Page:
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What do Bronco Mendenhall’s comments mean for the UVA quarterback competition?

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Reading between the lines, Benkert may have the edge

Yesterday we shared Bronco Mendenhall’s comments about how the quarterback position—and the offensive line, and the schedule—was “mismanaged” under previous head coach Mike London. The interview with Doug Doughty had plenty of red meat for UVA football die-hards.

But could it have also shed light on the most pressing question in every Cavalier’s mind: who will start at quarterback come September 3rd?

Here’s the relevant quotation in its entirety, with the most intriguing bits emphasized.

“I think, in general, the quarterback position at UVa has been probably the biggest mismanaged position in the program,” Mendenhall said. “This is just an objective assessment in terms of not only who has been chosen to play the position but in the succession planning for the position.”

UVa had three scholarship quarterbacks in the spring — the two rising fifth-year QBs and Nick Johns, a freshman who was redshirted last fall and left the program after Benkert’s transfer became official.

“You’re talking about a guy [Benkert] that has two years to play and that bridges a gap,” Mendenhall said. “We’re not just talking about this year’s team. We’re talking about roster management and succession planning so we always have a great quarterback.

“We wouldn’t have considered [a quarterback] who only had one year remaining. That would have made no sense.”

And then, in the context of discussing the offensive line, Mendenhall said this about the style of quarterback play they’re hoping for.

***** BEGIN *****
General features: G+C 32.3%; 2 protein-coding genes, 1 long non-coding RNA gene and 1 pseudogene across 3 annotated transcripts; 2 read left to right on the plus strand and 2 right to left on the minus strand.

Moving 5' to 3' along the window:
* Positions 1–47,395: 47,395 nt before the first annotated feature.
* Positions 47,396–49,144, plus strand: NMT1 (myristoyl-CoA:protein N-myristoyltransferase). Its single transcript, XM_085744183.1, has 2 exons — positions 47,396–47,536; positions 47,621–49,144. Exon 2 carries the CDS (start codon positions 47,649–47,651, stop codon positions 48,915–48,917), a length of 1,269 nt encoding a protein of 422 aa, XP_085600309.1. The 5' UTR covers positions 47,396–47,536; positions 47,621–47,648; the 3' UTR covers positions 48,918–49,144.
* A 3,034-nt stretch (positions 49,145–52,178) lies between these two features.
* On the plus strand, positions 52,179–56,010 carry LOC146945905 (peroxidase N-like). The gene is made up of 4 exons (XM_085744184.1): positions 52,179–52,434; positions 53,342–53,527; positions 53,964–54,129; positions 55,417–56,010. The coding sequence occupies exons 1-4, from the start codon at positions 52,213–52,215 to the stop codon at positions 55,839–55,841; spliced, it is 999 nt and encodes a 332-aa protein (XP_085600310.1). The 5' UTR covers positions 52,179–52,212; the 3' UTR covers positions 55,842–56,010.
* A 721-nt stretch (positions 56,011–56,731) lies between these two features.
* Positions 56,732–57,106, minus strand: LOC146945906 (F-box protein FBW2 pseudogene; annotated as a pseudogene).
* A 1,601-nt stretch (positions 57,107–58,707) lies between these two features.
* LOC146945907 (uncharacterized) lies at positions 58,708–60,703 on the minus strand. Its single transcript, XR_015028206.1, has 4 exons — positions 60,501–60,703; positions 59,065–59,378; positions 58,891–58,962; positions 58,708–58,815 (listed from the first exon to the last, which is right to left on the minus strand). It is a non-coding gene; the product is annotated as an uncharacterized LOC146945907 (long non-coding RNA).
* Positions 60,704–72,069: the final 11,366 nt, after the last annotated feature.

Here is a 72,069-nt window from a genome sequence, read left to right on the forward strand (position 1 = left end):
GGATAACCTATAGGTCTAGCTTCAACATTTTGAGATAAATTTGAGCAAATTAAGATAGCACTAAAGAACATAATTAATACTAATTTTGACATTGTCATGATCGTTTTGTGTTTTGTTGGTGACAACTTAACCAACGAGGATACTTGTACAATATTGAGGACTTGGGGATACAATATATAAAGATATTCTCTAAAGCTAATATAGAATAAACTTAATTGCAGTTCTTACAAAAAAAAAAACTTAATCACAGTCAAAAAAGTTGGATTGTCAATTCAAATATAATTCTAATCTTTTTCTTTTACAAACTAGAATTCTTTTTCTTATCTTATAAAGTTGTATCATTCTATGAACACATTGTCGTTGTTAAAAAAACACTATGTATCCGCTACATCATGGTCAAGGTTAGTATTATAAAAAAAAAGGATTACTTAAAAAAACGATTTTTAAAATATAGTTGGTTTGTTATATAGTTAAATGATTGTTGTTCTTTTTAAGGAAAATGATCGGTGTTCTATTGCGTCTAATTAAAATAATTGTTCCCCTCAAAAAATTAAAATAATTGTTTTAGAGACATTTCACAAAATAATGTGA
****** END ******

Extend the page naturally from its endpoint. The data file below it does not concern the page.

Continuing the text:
“As soon as a quarterback shows some mobility, stress is taken off the offensive line. Plays can be extended. Points can go up. After assessing our two quarterbacks in the spring, we were looking for a mobile option. That’s not at the expense of throwing the football. It means we wanted both.”

Let’s break this down, statement by statement.

“Who has been chosen to play the position”

This is the closest Mendenhall ever comes in the interview to a direct indictment of Matt Johns. It’s equally as possible that Mendenhall is speaking historically: the Lambert-Johns decision last year, or the Rocco-Simms debacle in 2012. Maybe it has something to do with moving Brendan Marshall—a three-star QB with a prototypical NFL frame who led Good Counsel to a top-50 national ranking—from quarterback to tight end.

But if Mendenhall is speaking in the immediate present tense, it has to be bad news for the incumbent starter.

“We wouldn’t have considered a quarterback who only had one year remaining.”

I would guess this is Mendenhall answering a question that was something to the effect of, “Why Benkert?” But if bringing in a new quarterback with only one year to play in the program “made no sense,” that seems to apply to choosing which quarterback to play as well.

Johns and Brewer are both in their last year in Charlottesville, barring some astronomically bizarre occurrence that probably involves missing the season with injury. Benkert, by contrast, has two years left (and the possibility of a third, if his 2015 absence due to a knee injury could warrant him a medical redshirt).

Starting Benkert in 2016 would presumably give Virginia two years with him as a starter, handing things off to a junior (Sonny Abramson or Divante Cross) or blue-chip sophomore (Lindell Stone) upon his graduation. That sounds more like the “succession planning” Mendenhall says his predecessors got wrong.

“We were looking for a mobile option.”

At the final VAF social of the spring in Charlottesville, Mendenhall identified Benkert’s “run/pass threat” as his strongest characteristic. He also praised Johns’s “leadership” and Brewer’s “accuracy.” But in Sunday’s interview, Mendenhall didn't say they were looking for a “leadership” option or an “accurate” option. A mobile option “that’s not at the expense of throwing the football.” To me, that’s synonymous with a “run/pass threat.”

Without a doubt, the competition will run through camp in August, and the starter will earn the first-team spot. But if you were laying money on who’s going to start, the smart dollars would seem to be with Benkert.